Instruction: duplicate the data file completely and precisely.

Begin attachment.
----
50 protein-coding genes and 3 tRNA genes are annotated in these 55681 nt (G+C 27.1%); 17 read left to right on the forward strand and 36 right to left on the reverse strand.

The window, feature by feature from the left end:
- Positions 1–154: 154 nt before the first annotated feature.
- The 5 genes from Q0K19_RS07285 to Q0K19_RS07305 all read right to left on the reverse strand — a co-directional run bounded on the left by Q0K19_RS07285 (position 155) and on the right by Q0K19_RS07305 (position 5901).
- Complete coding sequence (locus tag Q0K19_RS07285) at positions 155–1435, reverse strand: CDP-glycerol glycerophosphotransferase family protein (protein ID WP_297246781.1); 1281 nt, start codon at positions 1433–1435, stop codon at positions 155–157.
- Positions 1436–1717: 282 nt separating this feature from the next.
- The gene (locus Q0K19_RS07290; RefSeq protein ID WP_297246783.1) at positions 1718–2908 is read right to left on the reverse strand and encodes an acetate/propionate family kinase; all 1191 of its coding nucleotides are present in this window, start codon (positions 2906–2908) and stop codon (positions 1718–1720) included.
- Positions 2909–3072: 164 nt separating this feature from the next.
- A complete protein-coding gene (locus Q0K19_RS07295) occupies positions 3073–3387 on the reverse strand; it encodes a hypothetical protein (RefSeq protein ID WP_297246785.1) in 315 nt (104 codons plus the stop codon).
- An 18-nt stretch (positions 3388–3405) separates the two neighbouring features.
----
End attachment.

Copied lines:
50 protein-coding genes and 3 tRNA genes are annotated in these 55681 nt (G+C 27.1%); 17 read left to right on the forward strand and 36 right to left on the reverse strand.

The window, feature by feature from the left end:
- Positions 1–154: 154 nt before the first annotated feature.
- The 5 genes from Q0K19_RS07285 to Q0K19_RS07305 all read right to left on the reverse strand — a co-directional run bounded on the left by Q0K19_RS07285 (position 155) and on the right by Q0K19_RS07305 (position 5901).
- Complete coding sequence (locus tag Q0K19_RS07285) at positions 155–1435, reverse strand: CDP-glycerol glycerophosphotransferase family protein (protein ID WP_297246781.1); 1281 nt, start codon at positions 1433–1435, stop codon at positions 155–157.
- Positions 1436–1717: 282 nt separating this feature from the next.
- The gene (locus Q0K19_RS07290; RefSeq protein ID WP_297246783.1) at positions 1718–2908 is read right to left on the reverse strand and encodes an acetate/propionate family kinase; all 1191 of its coding nucleotides are present in this window, start codon (positions 2906–2908) and stop codon (positions 1718–1720) included.
- Positions 2909–3072: 164 nt separating this feature from the next.
- A complete protein-coding gene (locus Q0K19_RS07295) occupies positions 3073–3387 on the reverse strand; it encodes a hypothetical protein (RefSeq protein ID WP_297246785.1) in 315 nt (104 codons plus the stop codon).
- An 18-nt stretch (positions 3388–3405) separates the two neighbouring features.